Where is the Money In Today’s Market?

 Richard Libin
  6th-Sep-2008

As manufacturers scramble to reduce inventory, decrease downtime and move vehicles, pressure mounts on dealers to cut expenses and find new ways to drive sales while increasing their bottom line. Some dealers have cleared these hurdles by re-inventing their retail culture, instituting sales processes, and providing ongoing training to create a structured environment supported by technology linked directly to the sales process.

It is a common belief in the automotive retail business that customers want to get in and out of a dealership as quickly as possible. While this may be true, understanding and changing the reason for this is the first step to creating a successful culture. Research by Automotive Profit Builders (APB) indicates that prospects fitting this description find their experience as uncomfortable, because the sale is not moving in a positive direction, the salesperson is not connecting with them, or they are not being shown a car that meets their needs.

An automotive retail culture that makes car buying a comfortable experience where sales professionals spend quality time with customers, results in higher sales, higher gross margins, and satisfied customers who make referrals. Consider the impact changing the vernacular has on attitude and perception. Train professionals to stop regarding prospects as “ups” – a direction, not even a human being. Train them to think beyond “customers” who make a single purchase and leave. Train them to think of prospects as clients, guests with whom they should foster a long-term relationship. Re-characterize their jobs as Selection Specialists – not salespeople.

This perception must be supported by a well-structured and clearly defined sales process designed to help customers select three things:

1) Your dealership – make the customer glad they came and eager to purchase from you now and over time.

2) The car – guide customers, help them build an emotional tie to the car that meets their needs, wants, and desires; only then talk price.

3) The Selection Specialist – spends quality time with the customer – give them “The Red Carpet Treatment”, connect, listen, learn and lead the sale in an inviting and comfortable manner; avoiding confrontation at all costs.

Training Selection Specialists in a customer-centric culture to use this type of sales process results in a scenario such as this:

§ The Greeter welcomes the guest saying, “Welcome to APB Motors. My name is Susan.” Then she collects the guest’s name and introduces the guest to a Selection Specialist. This becomes the start of the monitoring process for Management to support the Selection Specialist.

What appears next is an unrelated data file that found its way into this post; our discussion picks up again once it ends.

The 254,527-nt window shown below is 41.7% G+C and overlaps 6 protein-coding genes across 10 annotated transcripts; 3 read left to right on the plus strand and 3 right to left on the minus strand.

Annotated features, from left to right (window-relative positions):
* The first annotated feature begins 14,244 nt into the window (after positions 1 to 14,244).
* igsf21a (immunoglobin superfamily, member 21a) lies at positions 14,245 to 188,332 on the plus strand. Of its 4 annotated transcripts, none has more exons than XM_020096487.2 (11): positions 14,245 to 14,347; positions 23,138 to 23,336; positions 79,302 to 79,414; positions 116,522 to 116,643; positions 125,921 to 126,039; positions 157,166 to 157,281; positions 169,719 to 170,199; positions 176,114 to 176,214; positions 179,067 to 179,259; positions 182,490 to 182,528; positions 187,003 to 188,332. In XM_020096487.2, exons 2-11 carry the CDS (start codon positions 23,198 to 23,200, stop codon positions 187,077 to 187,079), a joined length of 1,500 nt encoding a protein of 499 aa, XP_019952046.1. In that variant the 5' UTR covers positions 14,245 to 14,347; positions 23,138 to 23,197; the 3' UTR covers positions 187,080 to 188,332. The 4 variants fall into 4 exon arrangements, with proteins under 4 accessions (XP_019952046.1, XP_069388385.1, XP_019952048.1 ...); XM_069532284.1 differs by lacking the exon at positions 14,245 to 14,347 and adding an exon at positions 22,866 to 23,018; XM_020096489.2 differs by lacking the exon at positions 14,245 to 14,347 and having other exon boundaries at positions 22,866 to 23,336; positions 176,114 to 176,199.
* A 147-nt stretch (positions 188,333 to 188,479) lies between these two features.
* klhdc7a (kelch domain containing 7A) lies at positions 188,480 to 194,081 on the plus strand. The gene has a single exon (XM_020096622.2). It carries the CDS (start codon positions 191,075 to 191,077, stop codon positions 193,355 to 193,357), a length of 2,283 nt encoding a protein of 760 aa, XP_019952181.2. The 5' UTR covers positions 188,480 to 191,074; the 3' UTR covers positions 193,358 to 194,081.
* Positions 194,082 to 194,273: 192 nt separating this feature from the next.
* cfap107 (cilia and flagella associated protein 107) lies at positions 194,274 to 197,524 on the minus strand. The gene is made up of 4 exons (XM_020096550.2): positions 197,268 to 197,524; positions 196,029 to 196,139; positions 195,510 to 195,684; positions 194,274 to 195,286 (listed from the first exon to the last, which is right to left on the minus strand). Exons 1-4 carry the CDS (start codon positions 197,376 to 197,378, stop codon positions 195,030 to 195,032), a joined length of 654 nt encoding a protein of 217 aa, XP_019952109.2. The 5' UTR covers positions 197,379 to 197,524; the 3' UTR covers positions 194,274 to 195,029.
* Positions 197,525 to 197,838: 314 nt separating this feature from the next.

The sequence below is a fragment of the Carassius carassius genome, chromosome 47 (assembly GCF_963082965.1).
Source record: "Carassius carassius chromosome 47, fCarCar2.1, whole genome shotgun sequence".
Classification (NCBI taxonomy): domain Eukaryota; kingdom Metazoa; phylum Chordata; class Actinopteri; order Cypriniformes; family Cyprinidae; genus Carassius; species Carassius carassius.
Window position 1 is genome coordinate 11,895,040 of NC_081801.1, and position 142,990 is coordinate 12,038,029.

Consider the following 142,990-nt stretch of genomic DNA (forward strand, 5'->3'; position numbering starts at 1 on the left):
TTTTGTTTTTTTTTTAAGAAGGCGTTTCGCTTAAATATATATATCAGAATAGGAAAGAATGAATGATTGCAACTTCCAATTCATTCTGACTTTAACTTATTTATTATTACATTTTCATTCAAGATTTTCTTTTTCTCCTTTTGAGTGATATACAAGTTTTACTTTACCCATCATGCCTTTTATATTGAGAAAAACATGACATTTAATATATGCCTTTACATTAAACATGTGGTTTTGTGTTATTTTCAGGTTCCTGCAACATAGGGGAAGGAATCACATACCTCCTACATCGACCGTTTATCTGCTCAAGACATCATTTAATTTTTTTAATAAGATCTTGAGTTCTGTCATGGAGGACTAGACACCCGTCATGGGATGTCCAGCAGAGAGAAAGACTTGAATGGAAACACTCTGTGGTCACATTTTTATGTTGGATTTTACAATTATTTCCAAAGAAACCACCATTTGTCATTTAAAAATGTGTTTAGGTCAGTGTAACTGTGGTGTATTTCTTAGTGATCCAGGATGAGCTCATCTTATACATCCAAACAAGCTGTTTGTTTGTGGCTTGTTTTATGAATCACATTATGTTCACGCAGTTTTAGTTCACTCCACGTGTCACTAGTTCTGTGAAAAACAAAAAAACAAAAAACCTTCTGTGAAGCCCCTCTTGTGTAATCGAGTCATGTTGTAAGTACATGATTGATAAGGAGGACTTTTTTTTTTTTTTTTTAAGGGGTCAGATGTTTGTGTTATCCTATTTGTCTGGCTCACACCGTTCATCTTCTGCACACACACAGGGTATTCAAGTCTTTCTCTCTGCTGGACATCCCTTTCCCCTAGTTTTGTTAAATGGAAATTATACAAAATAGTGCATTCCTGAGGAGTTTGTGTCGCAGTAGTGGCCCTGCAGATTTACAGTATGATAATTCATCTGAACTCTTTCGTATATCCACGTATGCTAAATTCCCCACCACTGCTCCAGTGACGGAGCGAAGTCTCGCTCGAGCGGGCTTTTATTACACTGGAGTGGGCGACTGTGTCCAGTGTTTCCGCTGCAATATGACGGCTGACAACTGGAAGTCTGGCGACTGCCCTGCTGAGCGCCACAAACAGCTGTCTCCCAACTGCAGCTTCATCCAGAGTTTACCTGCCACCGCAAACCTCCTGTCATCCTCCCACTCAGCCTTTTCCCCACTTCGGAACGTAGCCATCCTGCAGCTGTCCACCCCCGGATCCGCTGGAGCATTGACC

§ The Selection Specialist says, “I’m glad you are here; my job is to help you select a car and get you a price.”

§ From there, the Selection Specialist communicates with the customer – interviews them in a manner of speaking – listens and learns what the guest needs, wants, and desires.

§ The Selection Specialist quickly identifies a model that fits those needs. For the guest to drive and familiarize the guest with the features that meet their needs. The Selection Specialist scans the driver’s license before he creates the Demo Drive. Throughout the drive, the Selection Specialist guides the guest as they experience the features that will satisfy their wants and desires, and build an emotional bond with the car as well.

§ Upon returning, they visit the Service Department where the guest receives a thank you gift from the Service Department. After picking a vehicle, they move to the Showroom to close the deal.

§ Price is the last point of discussion, raised only after the guest feels at home and has built an emotional bond with the car, dealership and the Selection Specialist. This process results in more closed sales, higher Total Vehicle Gross (TVG), and more satisfied, long-term clients.

Ideally, this is supported by ongoing training and technology that mirrors the sales process. The majority of dealers understand the need for IT systems but don’t consider whether or not their solution mirrors sales processes. Only when this happens, will the technology help revitalize their operations and profits.

APB consistently works with dealers to build structured, well-defined processes complemented with ongoing training and technology to support the process and training resulting in radically improved sales, gross margins, employee retention, and customer loyalty.

J. M. Lexus in Margate, Florida, for example, worked with APB to increase its monthly sales average from 150 cars to over 600 cars consistently for nearly 12 years, making it one of the largest Lexus dealers in the world. During this time, the dealership achieved 100% retention rate for Selection Specialists who reached their three-year service mark, according to Dave Mullen, formerly Vice President and General Manager of the dealership.

“The deal really starts and ends with the Demo; without one, both the deal and the relationship will die. By using a structured sales process that focuses on the customer and providing consistent training for teams we’ve been able to achieve a 90% success rate in getting guests to say ‘yes’ to the Demo,” said Mullen.

With mounting external pressures, automotive retailers must refine their internal systems to drive sales and profits. By adopting the unique combination of a well-defined, structured sales process and continuous training married with technology that directly supports the process, automotive retailers will develop ongoing relationships with guests turning them into long-term clients.

Views: 2348
Domain: Electronics
Category: Business
Richard Libin
06 October, 2009

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